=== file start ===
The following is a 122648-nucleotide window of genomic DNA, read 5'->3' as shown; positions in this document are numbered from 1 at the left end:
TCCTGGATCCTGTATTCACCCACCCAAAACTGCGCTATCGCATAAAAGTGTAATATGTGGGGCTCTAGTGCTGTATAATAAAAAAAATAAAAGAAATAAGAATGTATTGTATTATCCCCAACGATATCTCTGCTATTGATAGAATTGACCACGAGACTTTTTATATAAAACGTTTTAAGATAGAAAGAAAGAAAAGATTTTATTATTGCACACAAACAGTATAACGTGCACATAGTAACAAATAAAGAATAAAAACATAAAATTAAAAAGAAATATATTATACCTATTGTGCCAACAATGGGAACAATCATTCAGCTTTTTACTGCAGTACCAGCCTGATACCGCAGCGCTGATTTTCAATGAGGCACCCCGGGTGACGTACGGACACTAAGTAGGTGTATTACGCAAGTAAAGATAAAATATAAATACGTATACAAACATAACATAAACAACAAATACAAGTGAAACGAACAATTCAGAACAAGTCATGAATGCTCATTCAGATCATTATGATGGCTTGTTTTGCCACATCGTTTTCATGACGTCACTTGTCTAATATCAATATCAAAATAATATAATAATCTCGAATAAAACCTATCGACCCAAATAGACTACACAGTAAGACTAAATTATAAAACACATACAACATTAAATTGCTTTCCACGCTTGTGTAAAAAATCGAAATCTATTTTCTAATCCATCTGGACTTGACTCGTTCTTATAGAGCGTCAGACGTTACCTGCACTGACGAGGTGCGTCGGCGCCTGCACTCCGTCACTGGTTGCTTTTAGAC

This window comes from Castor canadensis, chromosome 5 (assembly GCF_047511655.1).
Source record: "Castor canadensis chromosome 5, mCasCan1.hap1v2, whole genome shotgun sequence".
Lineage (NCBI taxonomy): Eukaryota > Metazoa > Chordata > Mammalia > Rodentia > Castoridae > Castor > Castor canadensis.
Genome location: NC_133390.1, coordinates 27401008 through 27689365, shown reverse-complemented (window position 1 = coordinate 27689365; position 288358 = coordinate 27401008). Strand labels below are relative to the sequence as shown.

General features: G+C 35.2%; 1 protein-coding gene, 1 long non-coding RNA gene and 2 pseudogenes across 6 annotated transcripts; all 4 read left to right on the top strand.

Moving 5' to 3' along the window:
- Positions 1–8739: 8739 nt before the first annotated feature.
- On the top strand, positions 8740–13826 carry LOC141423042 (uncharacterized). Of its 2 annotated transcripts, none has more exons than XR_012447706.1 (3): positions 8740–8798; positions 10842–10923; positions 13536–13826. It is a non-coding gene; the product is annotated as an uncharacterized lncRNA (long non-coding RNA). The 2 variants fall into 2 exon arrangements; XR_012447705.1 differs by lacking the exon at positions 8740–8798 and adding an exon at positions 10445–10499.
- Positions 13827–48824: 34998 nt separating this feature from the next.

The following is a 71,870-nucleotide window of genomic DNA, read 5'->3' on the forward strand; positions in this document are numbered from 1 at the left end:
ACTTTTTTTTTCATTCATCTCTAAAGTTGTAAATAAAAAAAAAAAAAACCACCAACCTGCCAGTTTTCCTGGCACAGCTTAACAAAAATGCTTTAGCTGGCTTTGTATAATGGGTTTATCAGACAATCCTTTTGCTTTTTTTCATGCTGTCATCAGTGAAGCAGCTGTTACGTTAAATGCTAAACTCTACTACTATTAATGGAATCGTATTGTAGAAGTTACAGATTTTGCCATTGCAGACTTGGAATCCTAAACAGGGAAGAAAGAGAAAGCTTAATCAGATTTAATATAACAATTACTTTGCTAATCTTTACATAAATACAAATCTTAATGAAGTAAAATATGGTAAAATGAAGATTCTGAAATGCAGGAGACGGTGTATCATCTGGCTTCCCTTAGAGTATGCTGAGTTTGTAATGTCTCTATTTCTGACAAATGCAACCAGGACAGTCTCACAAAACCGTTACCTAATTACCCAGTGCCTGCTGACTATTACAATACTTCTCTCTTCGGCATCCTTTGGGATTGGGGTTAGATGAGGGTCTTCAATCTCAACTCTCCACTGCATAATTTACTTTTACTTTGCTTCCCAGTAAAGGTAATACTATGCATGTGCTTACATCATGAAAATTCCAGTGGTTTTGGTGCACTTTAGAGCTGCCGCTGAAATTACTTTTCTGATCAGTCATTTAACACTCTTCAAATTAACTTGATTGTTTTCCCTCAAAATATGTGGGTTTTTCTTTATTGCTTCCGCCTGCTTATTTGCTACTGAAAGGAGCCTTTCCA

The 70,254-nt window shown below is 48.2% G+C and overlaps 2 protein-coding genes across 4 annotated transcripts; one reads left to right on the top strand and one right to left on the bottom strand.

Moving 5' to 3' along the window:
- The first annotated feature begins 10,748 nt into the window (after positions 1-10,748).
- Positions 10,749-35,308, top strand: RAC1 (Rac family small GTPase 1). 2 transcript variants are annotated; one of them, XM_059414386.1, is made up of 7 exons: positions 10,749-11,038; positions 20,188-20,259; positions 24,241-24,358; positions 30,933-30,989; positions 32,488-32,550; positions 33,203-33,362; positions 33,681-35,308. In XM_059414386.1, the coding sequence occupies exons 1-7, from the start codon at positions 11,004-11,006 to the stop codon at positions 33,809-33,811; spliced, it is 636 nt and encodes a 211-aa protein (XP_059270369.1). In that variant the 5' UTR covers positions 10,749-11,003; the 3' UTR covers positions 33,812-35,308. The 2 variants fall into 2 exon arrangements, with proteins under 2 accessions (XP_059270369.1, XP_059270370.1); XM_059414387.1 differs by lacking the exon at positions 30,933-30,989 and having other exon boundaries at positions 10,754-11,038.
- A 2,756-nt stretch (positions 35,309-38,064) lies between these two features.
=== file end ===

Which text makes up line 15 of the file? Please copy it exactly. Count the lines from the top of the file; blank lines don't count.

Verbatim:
Moving 5' to 3' along the window: